Games and Labor

Crunch Culture Is Never Just About Individual Choice

Terrifyingly long hours might be the norm in the games industry, but that doesn't mean that they're inevitable.

Cameron Kunzelman

Cameron Kunzelman

Screenshot of Spec Ops: The Line courtesy of 2K

Walt Williams, a writer who has worked on titles like Mafia II, Star Wars Battlefront II, and most famously, Spec Ops: The Line, has published an excerpt of his book about working in the games industry over on Polygon. It's titled "Why I Worship Crunch," and perhaps unsurprisingly, that's what it's about.

If you're not familiar, crunch is the practice of doing intensive, long hours of game development on a tight schedule. It is brutal on the mind and the body, and it is taken as the norm in many studio situations worldwide. Kotaku's Jason Schreier wrote an excellent (and horrifying) piece about crunch practices back in 2015 if you're interested in more details.

Williams's piece is a very personal essay about the two sides of the coin of crunch. As Williams told me in a Twitter exchange, at its core, it's about how crunch itself is both seductive and destructive. It is clear that, for Williams, crunch is a way of dealing with the world. Like any kind of intensive activity, it is a way of dissolving the myriad problems of daily life and focusing in on one thing to an extreme. In that way, Williams seems to find crunch therapeutic, despite the fact that it seems to have had a severely negative effect on his life. In some follow-up tweets about the essay, that was the way of reading the essay that he clearly prefers.

At the end of the day, no matter how much an individual loves it, crunch is not about individuals themselves. Crunch is a systemic, top-down solution to the problem of extracting the most labor from game developers; it is a strategy that is implemented on workers, and it is performed widely in most sectors of the industry. One developer's complicated relationship with crunch is a blip on the constantly-screaming radar of worker exploitation that the practice enables as part of the normal operation of the game industry. It is not an exception in one person's life, it is the norm.

On one hand, it's hard to damn Williams for wanting to write artfully and in a complicated way about something that he has a complicated relationship with. On the other hand, Williams literally says that "crunch is a natural occurrence brought on by the creative process." He also tells us that "it's natural to wish things weren't this way, but it won't change anything."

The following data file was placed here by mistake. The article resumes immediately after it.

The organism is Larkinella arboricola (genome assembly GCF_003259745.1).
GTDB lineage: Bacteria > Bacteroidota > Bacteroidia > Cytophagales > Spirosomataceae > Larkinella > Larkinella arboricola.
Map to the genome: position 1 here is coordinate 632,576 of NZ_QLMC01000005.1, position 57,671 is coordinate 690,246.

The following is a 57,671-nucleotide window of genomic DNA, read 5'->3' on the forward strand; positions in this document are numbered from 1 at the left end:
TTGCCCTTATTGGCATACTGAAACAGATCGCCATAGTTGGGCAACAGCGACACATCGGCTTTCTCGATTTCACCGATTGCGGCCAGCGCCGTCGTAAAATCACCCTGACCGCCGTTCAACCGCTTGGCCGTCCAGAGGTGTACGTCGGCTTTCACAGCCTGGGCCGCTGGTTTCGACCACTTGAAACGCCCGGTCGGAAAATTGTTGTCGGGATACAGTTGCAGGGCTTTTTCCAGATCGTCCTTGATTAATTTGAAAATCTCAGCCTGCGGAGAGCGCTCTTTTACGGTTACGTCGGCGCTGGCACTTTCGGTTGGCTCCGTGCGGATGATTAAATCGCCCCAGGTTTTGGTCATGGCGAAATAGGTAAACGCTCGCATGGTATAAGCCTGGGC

The essay functions as a romantic, florid apologia.

The conditions of work, the organization of humans in relationship to the things they build, and the corporations that manage that building process are all left out of this "natural process." The implication here is that, whether you have Williams's addictive relationship to crunch or not, you might as well just shut the hell up and get on with crunching, because that's what it's going to take.

Williams might not be celebrating crunch, but he is legitimating it, and even if he doesn't feel that way, that's what the essay (even with the context of his Twitter follow up) does. The final paragraphs are meant to function as stark honesty in relation to the manic illustrations of the middle of the essay. Williams tells us that "we can accomplish almost anything, but only if we're willing to pay the price" before patiently explaining that "it may not be fair, and it definitely won't be the same price quoted to someone else, but it will still need to be paid."

Then, to end, despite all the protests about how crunch is bad, how his relationship to it is poison, and about how we're all chumps for accepting this industry practice, he delivers this:

I've paid the price more than once. In return, I more or less got exactly what I wanted — I shouted into the void and the void shouted back, "We hear you." That puts me in a unique position to look back on the past ten years and ask, "Was it honestly worth it?"

I don't know. But I know the price was fair.

He says he doesn't know, but the very structure of the essay screams "Yes!" This final paragraph is an endorsement. If crunch is "natural," as he claims, and the reward has been recognition for the work you have put in, then it seems impossible for me to see that recognition as anything other than an unalloyed good. It's easy to summarize these final paragraphs, after all, as "I put in the time, and then I got mine!"

I am of the opinion that we need these kinds of discussions about crunch, and I'm glad that Williams is being open about his own. This essay, though, gives so much ground to a practice that Williams claims not to support, and radically individualizes a systemic issue to the detriment of those who crunch and who do not have a complicated relationship with it. The essay functions as a romantic, florid apologia.

When this story first hit, it was tweeted out as "a brutally honest look" at the practice—but in so far as that's true, it's true only in the most individualistic way. Individual stories are useful: It is important to highlight how people feel about the structures they live within. After all, that's how we learn about those structures, and that learning is the only way to change them for the better. But Reducing a systemic issue into an individual one masks the exploitation at work, though, in the same way that talking about local weather doesn't give you a diagnosis of global warming.

And if we want to change crunch, to de-naturalize it and make it a practice of the past, then a collective perspective needs to be the approach.

Have thoughts? Swing by the Waypoint forums to share them!